One of the better instances of Large Language Models (LLMs) that have recently been released is the well-known ChatGPT created by OpenAI. LLMs like ChatGPT have revolutionized the world with their unrivaled potential and capacity to mimic humans in a variety of jobs. To help the model develop the habit of carrying out some typical tasks, these models have generally embraced instruction fine-tuning. Using supervised input and output pairings that can be extracted from other models, this method trains the models.
Various open instruction-following datasets are being used for the current advancements in instruction-tuning language models. Though open models can compete with cutting-edge proprietary models, these assertions are frequently only backed by a restricted evaluation, which makes it difficult to compare models in-depth and determine the value of various resources. To address this, a team of researchers from the Allen Institute for AI and the University of Washington has introduced a wide range of instruction-tuned models with parameter sizes ranging from 6.7 billion to 65 billion.
These models are trained on 12 instruction datasets ranging from synthetic and distilled datasets like Alpaca to hand-curated datasets like OpenAssistant. The models are carefully tested in a variety of areas, including reasoning, multilingualism, coding, factual knowledge, and open-ended instruction-following skills. In order to provide a thorough study, the evaluation is carried out utilizing a collection of automatic, model-based, and human-based metrics.
The team has also introduced TÜLU, which is a suite of large language models fine-tuned on a combination of data sources. These models are fine-tuned using a combination of high-quality open resources. The team has examined the performance of various instruction-tuning datasets and their effect on particular skills through various evaluations. They discovered that different datasets could reveal or improve particular skills and that neither a single dataset nor a set of datasets offers the highest performance across all evaluations.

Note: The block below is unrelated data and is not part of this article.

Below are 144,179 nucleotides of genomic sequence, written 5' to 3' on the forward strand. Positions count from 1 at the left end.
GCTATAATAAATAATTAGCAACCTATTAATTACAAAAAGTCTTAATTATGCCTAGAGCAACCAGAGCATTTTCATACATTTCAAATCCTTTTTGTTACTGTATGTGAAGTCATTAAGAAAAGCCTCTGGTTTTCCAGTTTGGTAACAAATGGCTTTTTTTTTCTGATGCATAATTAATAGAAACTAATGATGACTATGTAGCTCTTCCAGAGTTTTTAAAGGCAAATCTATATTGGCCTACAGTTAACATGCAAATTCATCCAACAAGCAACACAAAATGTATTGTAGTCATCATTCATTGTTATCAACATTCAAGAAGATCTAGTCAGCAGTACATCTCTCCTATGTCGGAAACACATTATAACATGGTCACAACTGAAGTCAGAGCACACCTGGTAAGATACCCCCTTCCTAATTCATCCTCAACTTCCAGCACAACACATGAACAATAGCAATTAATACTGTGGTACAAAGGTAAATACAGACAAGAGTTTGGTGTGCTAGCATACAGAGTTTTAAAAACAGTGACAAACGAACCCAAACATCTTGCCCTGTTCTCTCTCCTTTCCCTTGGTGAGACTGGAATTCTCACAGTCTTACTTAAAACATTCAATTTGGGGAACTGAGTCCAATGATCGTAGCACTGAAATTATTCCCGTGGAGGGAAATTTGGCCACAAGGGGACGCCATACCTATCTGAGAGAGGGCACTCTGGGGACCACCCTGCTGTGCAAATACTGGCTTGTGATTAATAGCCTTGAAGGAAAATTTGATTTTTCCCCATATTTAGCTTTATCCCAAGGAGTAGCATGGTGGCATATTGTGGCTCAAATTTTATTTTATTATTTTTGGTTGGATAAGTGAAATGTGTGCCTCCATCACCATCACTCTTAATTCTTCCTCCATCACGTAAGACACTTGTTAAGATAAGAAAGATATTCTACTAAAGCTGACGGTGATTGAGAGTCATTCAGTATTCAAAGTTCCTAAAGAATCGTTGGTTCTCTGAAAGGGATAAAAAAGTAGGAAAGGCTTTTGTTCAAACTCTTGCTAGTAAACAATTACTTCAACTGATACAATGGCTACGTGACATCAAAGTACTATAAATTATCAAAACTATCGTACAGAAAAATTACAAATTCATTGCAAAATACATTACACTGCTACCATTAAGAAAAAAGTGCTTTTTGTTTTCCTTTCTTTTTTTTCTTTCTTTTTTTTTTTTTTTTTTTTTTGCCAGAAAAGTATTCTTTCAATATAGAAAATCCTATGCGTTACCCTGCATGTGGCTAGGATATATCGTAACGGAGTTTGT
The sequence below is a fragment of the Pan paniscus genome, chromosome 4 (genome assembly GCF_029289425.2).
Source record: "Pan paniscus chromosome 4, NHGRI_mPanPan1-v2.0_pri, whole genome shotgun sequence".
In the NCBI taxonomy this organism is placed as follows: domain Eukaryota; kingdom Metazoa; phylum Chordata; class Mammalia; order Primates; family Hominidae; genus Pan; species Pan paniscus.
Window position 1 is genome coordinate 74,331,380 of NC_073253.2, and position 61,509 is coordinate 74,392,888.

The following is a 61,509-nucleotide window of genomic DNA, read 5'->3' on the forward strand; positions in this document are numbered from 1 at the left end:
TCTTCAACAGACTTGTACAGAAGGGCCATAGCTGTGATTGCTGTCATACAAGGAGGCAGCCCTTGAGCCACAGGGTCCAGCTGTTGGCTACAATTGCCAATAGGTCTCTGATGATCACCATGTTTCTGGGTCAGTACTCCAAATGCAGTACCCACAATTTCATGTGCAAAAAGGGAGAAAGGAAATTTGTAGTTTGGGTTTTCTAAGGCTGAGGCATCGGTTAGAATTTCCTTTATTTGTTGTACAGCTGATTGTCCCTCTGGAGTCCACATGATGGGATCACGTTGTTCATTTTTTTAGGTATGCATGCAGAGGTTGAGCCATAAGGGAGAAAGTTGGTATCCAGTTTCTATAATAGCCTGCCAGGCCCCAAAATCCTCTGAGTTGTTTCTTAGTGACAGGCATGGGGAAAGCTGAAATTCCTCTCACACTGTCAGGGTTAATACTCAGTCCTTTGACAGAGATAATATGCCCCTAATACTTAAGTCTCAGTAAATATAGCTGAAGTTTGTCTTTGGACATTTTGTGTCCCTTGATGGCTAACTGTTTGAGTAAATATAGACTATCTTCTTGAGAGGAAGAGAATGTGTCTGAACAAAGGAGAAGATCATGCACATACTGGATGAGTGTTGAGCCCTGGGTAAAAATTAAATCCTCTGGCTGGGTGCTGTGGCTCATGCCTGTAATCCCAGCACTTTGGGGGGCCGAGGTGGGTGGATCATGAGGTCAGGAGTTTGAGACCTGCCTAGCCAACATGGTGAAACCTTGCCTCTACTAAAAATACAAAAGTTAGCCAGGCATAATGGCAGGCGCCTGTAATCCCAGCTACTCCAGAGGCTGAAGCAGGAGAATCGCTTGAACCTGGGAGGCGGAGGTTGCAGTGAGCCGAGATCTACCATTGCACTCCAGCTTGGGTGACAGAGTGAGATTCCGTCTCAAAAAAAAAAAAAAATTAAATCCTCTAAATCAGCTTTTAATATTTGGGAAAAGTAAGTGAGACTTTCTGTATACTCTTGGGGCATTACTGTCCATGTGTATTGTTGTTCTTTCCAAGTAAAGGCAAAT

The team has mentioned that an interesting finding from the research is that benchmark-based evaluations fail to capture differences in model capabilities that are shown by model comparisons. The best model in any given evaluation averaged 83% of ChatGPT’s performance and 68% of GPT-4’s performance. The team has stated that TÜLU, with 65 billion parameters, is the largest publicly-released, fully-instruction tuned variant, trained on seven popular available datasets. It has achieved the best average performance while staying within 15% of the best-performing model on each individual task.
Some of the key contributions mentioned in the research paper are –
- Specific domain and capability-specific instruction datasets are very successful at enhancing model performance.
- Larger or pre-trained-for-longer base models consistently perform better after instruction tuning.
- The best average performance across benchmarks was attained by TÜLU, the fine-tuned LLaMa on a mixture of existing instruction datasets, although it is not the best when comparing various evaluation settings separately.
- Even a very big 65B parameter model that has been optimized on a huge variety of instruction datasets falls short of ChatGPT, although it outperforms comparable smaller models by a significant margin.
- Strong correlations between model-based preference evaluation on open-ended instruction following and the typical number of unique tokens produced by a model indicate that model-based preference evaluation contains biases that may mask variations in model capabilities.